2021 Arthur Guy Memorial Painting Prize, Bendigo VIC
I acknowledge the traditional owners of the land on which we meet, and pay my respects to their elders past and present, emerging leaders and all Aboriginal and Torres Strait Islanders gathered here today.
Good evening, everyone.
Linda and I are delighted to be with you for the announcement of the Arthur Guy Memorial Painting Prize.
This biennial event is keenly anticipated by the arts community and is one of the signature events on the calendar.
We’re also delighted to be in Bendigo and Victoria.
As much as we enjoyed 270-odd Zoom meetings during Canberra’s most recent lockdown, it is wonderful to be able to turn Zoom off for a while and to physically get out and about and meet people under the same roof.
Similarly, it’s great that our collective response to the pandemic and the rising vaccination rates mean that we are all able to enjoy galleries, exhibitions, shows and performances.
I’m conscious that it has been a particularly difficult time for our creative industries.
We need the arts. We need to be inspired, challenged and uplifted – regardless of the medium as that’s what the arts do.
So, welcome and thank you for having Linda and me here today.
The Arthur Guy Memorial Prize has a rich history.
As you know it was initiated by the late Allen Guy in honour of his brother, Arthur, who was killed in New Guinea in 1945.
Allen was a great supporter of the Bendigo Art Gallery and wanted to create something meaningful and of lasting value to living artists and the local Bendigo community.
It is safe to say that he achieved that.
It is a wonderful legacy that has had a meaningful impact and we recognise Allen’s foresight and vision.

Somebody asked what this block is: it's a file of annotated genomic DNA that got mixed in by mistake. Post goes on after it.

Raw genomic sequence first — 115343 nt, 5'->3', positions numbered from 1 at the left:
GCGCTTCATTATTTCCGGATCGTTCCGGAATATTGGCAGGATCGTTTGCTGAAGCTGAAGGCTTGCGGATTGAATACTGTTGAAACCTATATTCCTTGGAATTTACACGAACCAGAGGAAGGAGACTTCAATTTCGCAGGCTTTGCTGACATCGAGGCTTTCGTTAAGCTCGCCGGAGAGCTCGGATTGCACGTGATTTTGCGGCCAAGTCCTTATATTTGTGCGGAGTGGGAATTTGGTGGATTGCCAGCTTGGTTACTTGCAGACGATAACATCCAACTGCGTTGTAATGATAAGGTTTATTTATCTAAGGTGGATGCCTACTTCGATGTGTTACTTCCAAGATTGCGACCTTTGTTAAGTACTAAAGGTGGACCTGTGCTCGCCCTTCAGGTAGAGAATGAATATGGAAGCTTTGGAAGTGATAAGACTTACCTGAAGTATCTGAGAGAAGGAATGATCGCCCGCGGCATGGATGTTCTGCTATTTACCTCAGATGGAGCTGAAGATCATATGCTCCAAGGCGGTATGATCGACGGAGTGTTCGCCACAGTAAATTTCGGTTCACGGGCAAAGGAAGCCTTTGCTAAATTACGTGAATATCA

Immediately prior to coming here tonight, Linda and I had the privilege of meeting members of the Guy family. They are just as passionate about the arts as ever, are still involved in the management of the Prize, and are thrilled that Arthur’s legacy is being honoured in this way.
The Prize was inaugurated in 2003. Right from the beginning the Prize attracted significant interest and high-calibre entries.
I’m informed that works displayed in this year’s finalists’ exhibition have been selected from an impressive pool of 355 entries by artists from all around the country.
As Linda and I say like to say on occasions such as this, ‘You’re all winners!’
A few thank yous before I finish:
To all at the Bendigo Art Gallery for again hosting the Arthur Guy Memorial Painting Prize.
To the three judges: Geraldine Kirrihi Barlow, Tanja Johnston and Jessica Bridgfoot. I am familiar with Tanja and Mark’s work with ANVAM and acknowledge their support of veterans’ art.
And to all those who have gone out of their way to help artists and arts organisations during the pandemic. Your actions are a reflection of the power of the arts to unite, and the generosity and support that exists within the arts community.
Well done, all, and good luck to the artists.
I look forward to announcing the winner shortly.
[Announcement of winner]
It is my privilege to be able to announce the winner of the 2021 Arthur Guy Memorial Prize.
I’m told that the judging panel had a shared excitement about the winning work.
It is a magical ecology of forms at play, in an energetic and elegant composition with so much to discover. Through a confident application of colour, and line and tone, recognisable symbols and motifs slip in and out of our recognition.
The artist shows a real enjoyment in the process of making.
I am pleased to announce that the winner of the 2021 Arthur Guy Memorial Painting Prize is Kirsty Budge for her work titled, “Ok, so is this a fresh hell or are we just adding to the regular one today?”